From the Braver Institute
Last week I mentioned that there are some really great young people out there in the world, and I touched on the fact that I wasn’t always a very good person when I was their age. I wasn’t always bad either. Perhaps it would be more accurate to say that I walked a fence between the two, and the line between good and bad, right and wrong wasn’t always clear.
Once upon a time, the movies were filled with heroes. The hero was always clear cut—there was no doubt that the Lone Ranger, Roy Rogers, or John Wayne were the heroes. Somewhere along the way the role of hero started to change, and films started to blur the lines between the hero and the villain. Instead of being good, the hero was simply not as bad as the villain—the hero was an antihero.
Actors like Clint Eastwood and Charles Bronson were the new good guys of film, and they frequently portrayed characters who were technically heroes, but you couldn’t truly call them good. You certainly didn’t want to be on their bad side.
It is little surprise to me now, thinking back on younger days, that we frequently thought the things we were doing were justified and right, even though our methods smacked of vigilantism.
As I am writing this it is the week of July 4th, and I am reminded of an Independence Day where we dispensed our own form of justice when I was in my late teens or early twenties.
The 4th of July has always been my favorite day of the year. A celebration that lasted all day long, capped off with a fireworks display, was my favorite way of spending the day.
Mount Marquette, in my hometown of Marquette, was a great place to do just that. It was a place where we could hang out with our friends all day without being bothered by, or bothering, anyone else, and at sunset it provided an excellent vantage point for the fireworks show at the harbor below. It was open to the public and had ease of access due to the road that went over the top.
For most of the day we had the place to ourselves, but as the sun moved westward the number of people on the mountaintop grew.
Because we weren’t total jerks, we altered our behavior somewhat as to not offend those around us. As the growing crowd moved closer, we talked a little quieter, and we turned our music down until we finally turned it off altogether. We knew that not everyone wanted to hear what we were listening to.
Suddenly, out of the woods behind us, music began to play, and it was more than loud enough for everyone in the immediate area to hear, as were the grumblings of the people around us.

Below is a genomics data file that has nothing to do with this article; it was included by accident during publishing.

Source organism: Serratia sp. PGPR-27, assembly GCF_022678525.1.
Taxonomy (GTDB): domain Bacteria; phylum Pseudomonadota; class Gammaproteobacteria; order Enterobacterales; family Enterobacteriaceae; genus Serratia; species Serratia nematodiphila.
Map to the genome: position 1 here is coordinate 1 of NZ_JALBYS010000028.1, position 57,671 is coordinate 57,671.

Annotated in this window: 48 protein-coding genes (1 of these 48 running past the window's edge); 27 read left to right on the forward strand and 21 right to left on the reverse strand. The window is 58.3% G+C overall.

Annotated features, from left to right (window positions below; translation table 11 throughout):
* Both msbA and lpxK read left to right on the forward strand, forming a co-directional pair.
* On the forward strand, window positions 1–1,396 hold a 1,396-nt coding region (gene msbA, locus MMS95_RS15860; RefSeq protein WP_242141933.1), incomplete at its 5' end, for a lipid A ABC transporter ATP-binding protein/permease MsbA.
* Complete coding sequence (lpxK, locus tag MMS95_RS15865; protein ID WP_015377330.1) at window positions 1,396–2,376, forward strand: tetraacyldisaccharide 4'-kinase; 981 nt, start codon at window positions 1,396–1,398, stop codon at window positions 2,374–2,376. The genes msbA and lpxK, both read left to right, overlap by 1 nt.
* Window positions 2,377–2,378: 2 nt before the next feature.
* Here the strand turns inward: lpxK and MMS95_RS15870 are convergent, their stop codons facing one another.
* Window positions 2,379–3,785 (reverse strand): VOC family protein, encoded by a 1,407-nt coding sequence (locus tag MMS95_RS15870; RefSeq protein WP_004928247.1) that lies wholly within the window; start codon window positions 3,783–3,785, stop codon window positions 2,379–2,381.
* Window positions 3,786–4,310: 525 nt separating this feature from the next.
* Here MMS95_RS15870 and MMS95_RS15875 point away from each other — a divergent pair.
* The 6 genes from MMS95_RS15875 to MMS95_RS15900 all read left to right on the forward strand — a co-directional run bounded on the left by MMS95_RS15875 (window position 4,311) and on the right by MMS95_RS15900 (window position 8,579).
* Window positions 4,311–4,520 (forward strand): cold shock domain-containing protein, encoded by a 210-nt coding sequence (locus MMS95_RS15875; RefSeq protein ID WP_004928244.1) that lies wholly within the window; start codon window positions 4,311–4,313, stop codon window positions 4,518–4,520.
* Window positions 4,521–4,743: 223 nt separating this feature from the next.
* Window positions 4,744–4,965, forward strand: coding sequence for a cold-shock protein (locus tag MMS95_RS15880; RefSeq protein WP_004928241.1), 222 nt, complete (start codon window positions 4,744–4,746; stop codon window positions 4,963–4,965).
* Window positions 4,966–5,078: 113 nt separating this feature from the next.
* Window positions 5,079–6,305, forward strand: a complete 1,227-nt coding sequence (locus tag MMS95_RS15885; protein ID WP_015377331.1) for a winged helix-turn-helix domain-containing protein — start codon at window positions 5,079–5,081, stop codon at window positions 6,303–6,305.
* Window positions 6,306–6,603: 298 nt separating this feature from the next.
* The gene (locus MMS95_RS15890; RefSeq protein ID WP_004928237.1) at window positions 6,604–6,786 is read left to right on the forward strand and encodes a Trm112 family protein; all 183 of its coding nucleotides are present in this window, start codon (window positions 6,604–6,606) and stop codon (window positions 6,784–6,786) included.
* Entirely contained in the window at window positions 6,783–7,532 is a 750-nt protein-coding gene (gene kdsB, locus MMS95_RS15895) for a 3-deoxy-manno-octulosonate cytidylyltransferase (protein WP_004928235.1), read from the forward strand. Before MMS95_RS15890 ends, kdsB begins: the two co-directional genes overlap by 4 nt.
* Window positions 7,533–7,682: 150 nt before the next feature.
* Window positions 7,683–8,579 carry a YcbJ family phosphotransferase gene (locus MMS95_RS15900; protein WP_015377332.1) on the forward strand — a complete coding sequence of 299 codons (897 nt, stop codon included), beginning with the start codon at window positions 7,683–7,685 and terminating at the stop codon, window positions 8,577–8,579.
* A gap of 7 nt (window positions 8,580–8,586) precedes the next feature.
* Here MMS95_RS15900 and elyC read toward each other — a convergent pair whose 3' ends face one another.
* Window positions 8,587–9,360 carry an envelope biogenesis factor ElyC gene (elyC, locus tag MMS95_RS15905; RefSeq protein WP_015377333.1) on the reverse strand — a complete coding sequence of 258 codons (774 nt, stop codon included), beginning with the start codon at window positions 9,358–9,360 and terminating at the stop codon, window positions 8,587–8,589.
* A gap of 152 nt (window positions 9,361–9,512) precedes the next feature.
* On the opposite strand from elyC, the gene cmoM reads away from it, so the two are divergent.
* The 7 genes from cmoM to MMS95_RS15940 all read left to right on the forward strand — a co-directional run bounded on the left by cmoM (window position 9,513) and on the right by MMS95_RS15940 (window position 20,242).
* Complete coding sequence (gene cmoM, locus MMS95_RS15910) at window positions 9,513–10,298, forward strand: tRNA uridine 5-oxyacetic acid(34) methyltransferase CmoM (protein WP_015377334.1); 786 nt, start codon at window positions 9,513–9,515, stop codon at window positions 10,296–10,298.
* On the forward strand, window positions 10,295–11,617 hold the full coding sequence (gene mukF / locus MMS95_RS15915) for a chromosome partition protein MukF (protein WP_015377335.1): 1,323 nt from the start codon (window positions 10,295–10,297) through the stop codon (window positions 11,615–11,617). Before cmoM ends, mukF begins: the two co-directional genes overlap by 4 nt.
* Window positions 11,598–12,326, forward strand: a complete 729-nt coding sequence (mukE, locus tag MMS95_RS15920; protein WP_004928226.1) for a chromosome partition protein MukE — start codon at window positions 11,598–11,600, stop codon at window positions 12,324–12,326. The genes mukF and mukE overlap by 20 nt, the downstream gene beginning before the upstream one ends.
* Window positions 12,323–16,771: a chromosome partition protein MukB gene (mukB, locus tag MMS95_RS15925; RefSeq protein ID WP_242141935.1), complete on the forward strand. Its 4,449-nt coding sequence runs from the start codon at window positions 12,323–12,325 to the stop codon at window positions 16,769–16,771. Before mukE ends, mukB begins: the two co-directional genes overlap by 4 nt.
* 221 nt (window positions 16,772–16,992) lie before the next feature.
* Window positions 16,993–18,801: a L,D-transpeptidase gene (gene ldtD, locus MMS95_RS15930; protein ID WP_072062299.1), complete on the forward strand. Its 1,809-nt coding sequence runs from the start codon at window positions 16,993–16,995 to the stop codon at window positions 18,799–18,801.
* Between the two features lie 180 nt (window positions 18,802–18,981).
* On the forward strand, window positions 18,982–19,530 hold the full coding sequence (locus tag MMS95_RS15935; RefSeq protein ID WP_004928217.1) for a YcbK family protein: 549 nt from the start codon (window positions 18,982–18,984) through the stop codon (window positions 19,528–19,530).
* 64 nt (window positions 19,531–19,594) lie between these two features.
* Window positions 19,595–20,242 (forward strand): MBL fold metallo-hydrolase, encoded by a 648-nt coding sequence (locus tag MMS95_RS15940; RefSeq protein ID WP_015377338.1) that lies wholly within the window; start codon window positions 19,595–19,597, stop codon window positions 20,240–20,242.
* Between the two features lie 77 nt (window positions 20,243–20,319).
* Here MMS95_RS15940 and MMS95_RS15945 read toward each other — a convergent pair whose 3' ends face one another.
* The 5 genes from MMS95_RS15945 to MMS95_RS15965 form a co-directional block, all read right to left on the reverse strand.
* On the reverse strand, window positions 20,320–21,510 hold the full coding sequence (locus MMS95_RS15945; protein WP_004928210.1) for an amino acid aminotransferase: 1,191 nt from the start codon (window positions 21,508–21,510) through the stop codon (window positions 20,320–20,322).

It seemed that some college students had run wires from their car in the parking lot below, up to speakers that reached into the woods near the top of the mountain.
We knew that there was little point in confronting the students about the music. That would have just led to an exchange of inappropriate words followed by an exchange of fists. There was also no way to call the police since, in those days, cell phones were more or less a concept on the pages of Popular Science.
This was not a time for negotiation, or confrontation. No. This was a time for action in the form of direct vigilante justice. We had seen it acted out by our [anti]heroes, and now was the time for us to take a page from their playbook. Now was the time for us to be the antiheroes.
Two of us snuck away from the crowd and into the woods. Armed with pocket knives, we stealthily tracked down the wires to the speakers. Using hands signals to communicate, we cut both speaker wires simultaneously. From the instantly silent mountain top we could hear the cheers of the people above us.
We moved quickly away from the scene of the crime and rejoined our friends.
It was obvious to us that everyone appreciated the absence of the music, with the exception of the college students, of course.
We quietly congratulated ourselves on a job well done, while the students scrambled their forces to determine what went wrong with their sound system.
Fifteen or so minutes later, the music was back.
The thought that the college kids did not get the message, and had the nerve to blast the mountain with their noise, angered us. We now had to make it stop, and make it stop for good.
We quickly devised a plan.
Four of us returned to the parking lot via the main trail, so as not to arouse the suspicions of the college students, who surely would have noticed if we went straight back into the woods.
From the parking lot we walked up through the woods, following the speaker wires—two of us on each wire. We positioned ourselves twenty-five to thirty feet apart along the wires, and using hand signals again, we deftly cut twenty-five to thirty foot chunks out of each speaker wire and took them with us as we ran for cover.
Problem solved permanently.
We could have tried talking. We could have tried violence. We could have tried wishing and hoping that they would go away, but none of those things would have worked, and we knew it.
Yes, we were guilty of destroying someone else’s property, and if we only had self-serving motives for doing so, it would have been hard to justify, but since we were doing this for all the people—people who made it clear that they were not happy with the music—we felt righteous in our actions.
We were The Antiheroes.
— — —
Waye Braver can be contacted on Facebook or by e-mail at email@example.com. Visit the Braver Institute at www.braverinsitute.com